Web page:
It is time to acknowledge poverty and disparity in Philadelphia


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Illustration by Chloe Han ’22

The city of brotherly love: Philadelphia. Unfortunately, poverty has been embedded in Philly’s identity for a long time. According to the U.S. Census, Philly’s poverty rate only increased since 1970. In a 2004 Johns Hopkins article, a study concluded that the racial-ethnic disparities in health are closely tied to economic disparities and the influence of socioeconomic forces on urban populations. 58% of Black residents resided in high poverty areas, while only 18% of white residents were in the same areas. The age-adjusted mortality rate in the high poverty areas was 47% higher for women than in the low poverty areas and 60% higher for men in high poverty areas than men in low poverty areas. In a 2017 Pew report, numbers also suggest a serious racial disparity. One indicator of this discrepancy is the share of Philadelphians living in poverty and non-poverty areas. People of Black, Hispanic and Asian descent disproportionately reside in high poverty areas. The fact of the matter is that Philly is the “poorest” large city, according to the Economy League, with severe disparities in race, gender, and age, and this did not happen by chance. 

Not creating an environment for people to prosper is the major issue. Of course, this is an international dilemma, but Black and Hispanic people in Philly are blatantly hindered from having higher-paying jobs. For example, Philadelphia construction unions make it difficult for people of color to join, according to James McGinnis of The Philadelphia Tribune. It was so severe to the point where the government initiated a model for affirmative action. However, the Philadelphia plan failed dreadfully. According to the most recent demographic information about union membership, the majority of the construction unions had less than 10% black members. Tony Wigglesworth, who negotiates labor contracts for large Philadelphia building projects, asserted that “the story told today could have been told 50 years ago.”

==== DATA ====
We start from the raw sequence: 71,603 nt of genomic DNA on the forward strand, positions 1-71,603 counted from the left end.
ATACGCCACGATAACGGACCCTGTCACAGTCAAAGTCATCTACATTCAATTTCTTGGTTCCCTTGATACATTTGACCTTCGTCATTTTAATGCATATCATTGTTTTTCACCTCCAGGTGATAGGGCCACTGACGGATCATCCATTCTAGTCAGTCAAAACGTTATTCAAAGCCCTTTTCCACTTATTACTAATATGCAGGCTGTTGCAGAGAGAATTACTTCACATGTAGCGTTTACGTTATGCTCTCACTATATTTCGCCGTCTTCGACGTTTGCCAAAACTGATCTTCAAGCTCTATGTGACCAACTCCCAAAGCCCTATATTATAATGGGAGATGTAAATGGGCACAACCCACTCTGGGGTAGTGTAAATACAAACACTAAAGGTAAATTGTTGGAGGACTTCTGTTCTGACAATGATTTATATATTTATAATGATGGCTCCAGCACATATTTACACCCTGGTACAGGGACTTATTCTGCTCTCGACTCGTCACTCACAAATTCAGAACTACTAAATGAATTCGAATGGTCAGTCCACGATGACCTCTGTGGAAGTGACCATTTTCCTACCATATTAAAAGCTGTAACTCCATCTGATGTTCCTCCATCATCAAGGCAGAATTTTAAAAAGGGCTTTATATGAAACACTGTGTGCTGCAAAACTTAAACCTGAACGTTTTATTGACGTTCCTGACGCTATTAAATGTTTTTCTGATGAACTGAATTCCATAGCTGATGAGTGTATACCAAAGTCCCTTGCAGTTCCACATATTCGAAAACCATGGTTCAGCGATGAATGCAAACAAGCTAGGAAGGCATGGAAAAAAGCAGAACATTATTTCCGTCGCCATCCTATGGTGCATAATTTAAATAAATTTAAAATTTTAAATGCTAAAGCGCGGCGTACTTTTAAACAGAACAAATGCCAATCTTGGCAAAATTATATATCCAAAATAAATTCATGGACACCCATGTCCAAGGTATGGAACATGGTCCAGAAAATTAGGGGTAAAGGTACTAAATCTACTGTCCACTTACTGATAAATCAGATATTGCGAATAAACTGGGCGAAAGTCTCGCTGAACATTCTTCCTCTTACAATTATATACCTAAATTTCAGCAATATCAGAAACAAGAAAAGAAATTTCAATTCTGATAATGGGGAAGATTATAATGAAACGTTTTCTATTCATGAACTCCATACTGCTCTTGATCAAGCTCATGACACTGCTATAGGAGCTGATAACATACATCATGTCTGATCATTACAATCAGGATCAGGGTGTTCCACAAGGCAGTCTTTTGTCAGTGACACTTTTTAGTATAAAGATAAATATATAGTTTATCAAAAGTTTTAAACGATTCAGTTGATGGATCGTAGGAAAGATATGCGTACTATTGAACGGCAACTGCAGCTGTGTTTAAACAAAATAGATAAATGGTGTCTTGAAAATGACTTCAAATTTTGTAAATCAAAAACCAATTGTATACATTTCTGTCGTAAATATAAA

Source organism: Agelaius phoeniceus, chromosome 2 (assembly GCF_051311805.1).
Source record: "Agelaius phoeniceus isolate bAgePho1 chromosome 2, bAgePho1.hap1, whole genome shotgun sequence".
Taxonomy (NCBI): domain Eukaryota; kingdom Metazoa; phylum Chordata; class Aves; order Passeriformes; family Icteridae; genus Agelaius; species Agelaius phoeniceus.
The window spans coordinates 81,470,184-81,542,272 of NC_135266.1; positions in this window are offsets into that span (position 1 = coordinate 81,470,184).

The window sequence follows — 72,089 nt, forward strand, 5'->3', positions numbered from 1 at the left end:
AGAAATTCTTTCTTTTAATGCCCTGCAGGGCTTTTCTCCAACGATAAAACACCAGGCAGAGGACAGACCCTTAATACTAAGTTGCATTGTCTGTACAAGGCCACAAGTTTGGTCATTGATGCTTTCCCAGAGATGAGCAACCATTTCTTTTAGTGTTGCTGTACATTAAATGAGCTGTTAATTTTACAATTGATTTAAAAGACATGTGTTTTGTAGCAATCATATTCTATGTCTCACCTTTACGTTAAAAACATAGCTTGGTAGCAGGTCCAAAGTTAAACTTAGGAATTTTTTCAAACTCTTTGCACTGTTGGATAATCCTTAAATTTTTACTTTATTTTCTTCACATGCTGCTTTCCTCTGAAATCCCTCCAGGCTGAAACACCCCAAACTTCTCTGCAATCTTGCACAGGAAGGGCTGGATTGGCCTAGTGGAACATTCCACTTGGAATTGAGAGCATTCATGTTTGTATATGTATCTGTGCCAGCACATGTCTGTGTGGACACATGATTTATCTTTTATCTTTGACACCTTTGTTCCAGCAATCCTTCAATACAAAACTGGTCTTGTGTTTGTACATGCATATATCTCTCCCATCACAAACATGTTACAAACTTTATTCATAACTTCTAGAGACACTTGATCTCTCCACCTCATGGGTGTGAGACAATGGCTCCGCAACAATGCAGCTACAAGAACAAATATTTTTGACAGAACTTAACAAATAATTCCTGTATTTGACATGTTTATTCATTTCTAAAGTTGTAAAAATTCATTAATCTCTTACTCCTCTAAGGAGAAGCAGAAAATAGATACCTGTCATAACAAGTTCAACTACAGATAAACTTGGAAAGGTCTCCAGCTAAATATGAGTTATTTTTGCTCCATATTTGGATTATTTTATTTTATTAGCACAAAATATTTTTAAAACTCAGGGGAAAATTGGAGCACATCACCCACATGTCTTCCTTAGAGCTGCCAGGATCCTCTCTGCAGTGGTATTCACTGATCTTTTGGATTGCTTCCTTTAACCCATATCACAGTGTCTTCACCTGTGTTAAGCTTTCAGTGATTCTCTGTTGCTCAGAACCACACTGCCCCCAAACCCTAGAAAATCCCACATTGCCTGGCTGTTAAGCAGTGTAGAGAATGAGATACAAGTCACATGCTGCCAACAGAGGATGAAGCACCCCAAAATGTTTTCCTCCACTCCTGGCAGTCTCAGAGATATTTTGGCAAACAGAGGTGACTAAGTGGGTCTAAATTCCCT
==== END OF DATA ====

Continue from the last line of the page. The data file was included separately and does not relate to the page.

Another component is zoning. While the federal government made ways for middle-class residents and jobs to move out of the city, suburban areas have used zoning to limit the availability of low-cost housing, constraining the poor inside the city. 

What is the best way to at least make a dent? Upskilling is the most practical and low-risk / high-reward method. Upskilling educates people in low-income groups to eventually rise to middle-wage jobs. Targeted job training to become well-rewarded jobs such as home health aides. The best places for people to learn tech-specific training are community colleges. However, community colleges in Philly have been focused on four-year programs and there was disdain for people who chose career tech. If this changes, people will be allowed to freely learn skills. Distributing cash in impoverished areas worked for Kenya, according to an experiment explained on a Freakonomics Podcast in 2013.  However, rather than promoting common prosperity, providing equal opportunity through multiple ways such as upskilling or cancelling zoning will work better for Philadelphia. 

Obviously this isn’t the complete solution packet. In fact, this is just the tip of the iceberg to solve such a multifaceted problem. However, with more available data and technology, we are closer than we’ve been in the past to alleviating poverty. The question is: Are people willing to admit the racial-ethnic disparity and proceed?